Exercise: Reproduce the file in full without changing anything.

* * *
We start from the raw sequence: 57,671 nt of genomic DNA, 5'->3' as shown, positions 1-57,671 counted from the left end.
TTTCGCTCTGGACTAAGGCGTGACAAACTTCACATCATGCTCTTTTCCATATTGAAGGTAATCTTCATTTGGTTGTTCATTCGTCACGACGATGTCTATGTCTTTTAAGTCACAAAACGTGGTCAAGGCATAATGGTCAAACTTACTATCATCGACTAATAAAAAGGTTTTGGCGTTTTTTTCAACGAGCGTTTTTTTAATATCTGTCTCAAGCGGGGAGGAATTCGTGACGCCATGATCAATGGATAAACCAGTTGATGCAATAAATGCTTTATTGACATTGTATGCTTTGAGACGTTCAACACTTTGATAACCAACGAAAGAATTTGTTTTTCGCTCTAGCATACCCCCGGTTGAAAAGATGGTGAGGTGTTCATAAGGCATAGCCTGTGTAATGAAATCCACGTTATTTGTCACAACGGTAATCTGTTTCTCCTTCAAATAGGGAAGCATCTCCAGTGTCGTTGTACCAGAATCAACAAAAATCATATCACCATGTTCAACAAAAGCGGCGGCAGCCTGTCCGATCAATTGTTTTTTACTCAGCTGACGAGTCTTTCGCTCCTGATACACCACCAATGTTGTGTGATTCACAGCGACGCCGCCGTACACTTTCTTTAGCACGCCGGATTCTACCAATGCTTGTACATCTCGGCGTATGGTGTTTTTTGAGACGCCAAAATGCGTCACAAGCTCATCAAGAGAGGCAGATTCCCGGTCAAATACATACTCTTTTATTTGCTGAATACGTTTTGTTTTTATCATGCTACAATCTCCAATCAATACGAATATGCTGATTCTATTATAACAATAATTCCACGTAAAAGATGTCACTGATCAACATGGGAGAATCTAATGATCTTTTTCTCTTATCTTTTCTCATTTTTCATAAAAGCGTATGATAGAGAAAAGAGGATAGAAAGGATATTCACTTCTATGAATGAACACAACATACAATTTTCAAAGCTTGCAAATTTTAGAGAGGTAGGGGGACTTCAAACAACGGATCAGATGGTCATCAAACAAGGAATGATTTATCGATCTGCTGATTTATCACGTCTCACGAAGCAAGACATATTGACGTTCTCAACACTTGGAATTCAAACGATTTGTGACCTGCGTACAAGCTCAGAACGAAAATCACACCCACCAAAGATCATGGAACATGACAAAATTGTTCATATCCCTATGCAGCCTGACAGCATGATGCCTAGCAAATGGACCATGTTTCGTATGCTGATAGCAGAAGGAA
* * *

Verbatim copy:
We start from the raw sequence: 57,671 nt of genomic DNA, 5'->3' as shown, positions 1-57,671 counted from the left end.
TTTCGCTCTGGACTAAGGCGTGACAAACTTCACATCATGCTCTTTTCCATATTGAAGGTAATCTTCATTTGGTTGTTCATTCGTCACGACGATGTCTATGTCTTTTAAGTCACAAAACGTGGTCAAGGCATAATGGTCAAACTTACTATCATCGACTAATAAAAAGGTTTTGGCGTTTTTTTCAACGAGCGTTTTTTTAATATCTGTCTCAAGCGGGGAGGAATTCGTGACGCCATGATCAATGGATAAACCAGTTGATGCAATAAATGCTTTATTGACATTGTATGCTTTGAGACGTTCAACACTTTGATAACCAACGAAAGAATTTGTTTTTCGCTCTAGCATACCCCCGGTTGAAAAGATGGTGAGGTGTTCATAAGGCATAGCCTGTGTAATGAAATCCACGTTATTTGTCACAACGGTAATCTGTTTCTCCTTCAAATAGGGAAGCATCTCCAGTGTCGTTGTACCAGAATCAACAAAAATCATATCACCATGTTCAACAAAAGCGGCGGCAGCCTGTCCGATCAATTGTTTTTTACTCAGCTGACGAGTCTTTCGCTCCTGATACACCACCAATGTTGTGTGATTCACAGCGACGCCGCCGTACACTTTCTTTAGCACGCCGGATTCTACCAATGCTTGTACATCTCGGCGTATGGTGTTTTTTGAGACGCCAAAATGCGTCACAAGCTCATCAAGAGAGGCAGATTCCCGGTCAAATACATACTCTTTTATTTGCTGAATACGTTTTGTTTTTATCATGCTACAATCTCCAATCAATACGAATATGCTGATTCTATTATAACAATAATTCCACGTAAAAGATGTCACTGATCAACATGGGAGAATCTAATGATCTTTTTCTCTTATCTTTTCTCATTTTTCATAAAAGCGTATGATAGAGAAAAGAGGATAGAAAGGATATTCACTTCTATGAATGAACACAACATACAATTTTCAAAGCTTGCAAATTTTAGAGAGGTAGGGGGACTTCAAACAACGGATCAGATGGTCATCAAACAAGGAATGATTTATCGATCTGCTGATTTATCACGTCTCACGAAGCAAGACATATTGACGTTCTCAACACTTGGAATTCAAACGATTTGTGACCTGCGTACAAGCTCAGAACGAAAATCACACCCACCAAAGATCATGGAACATGACAAAATTGTTCATATCCCTATGCAGCCTGACAGCATGATGCCTAGCAAATGGACCATGTTTCGTATGCTGATAGCAGAAGGAA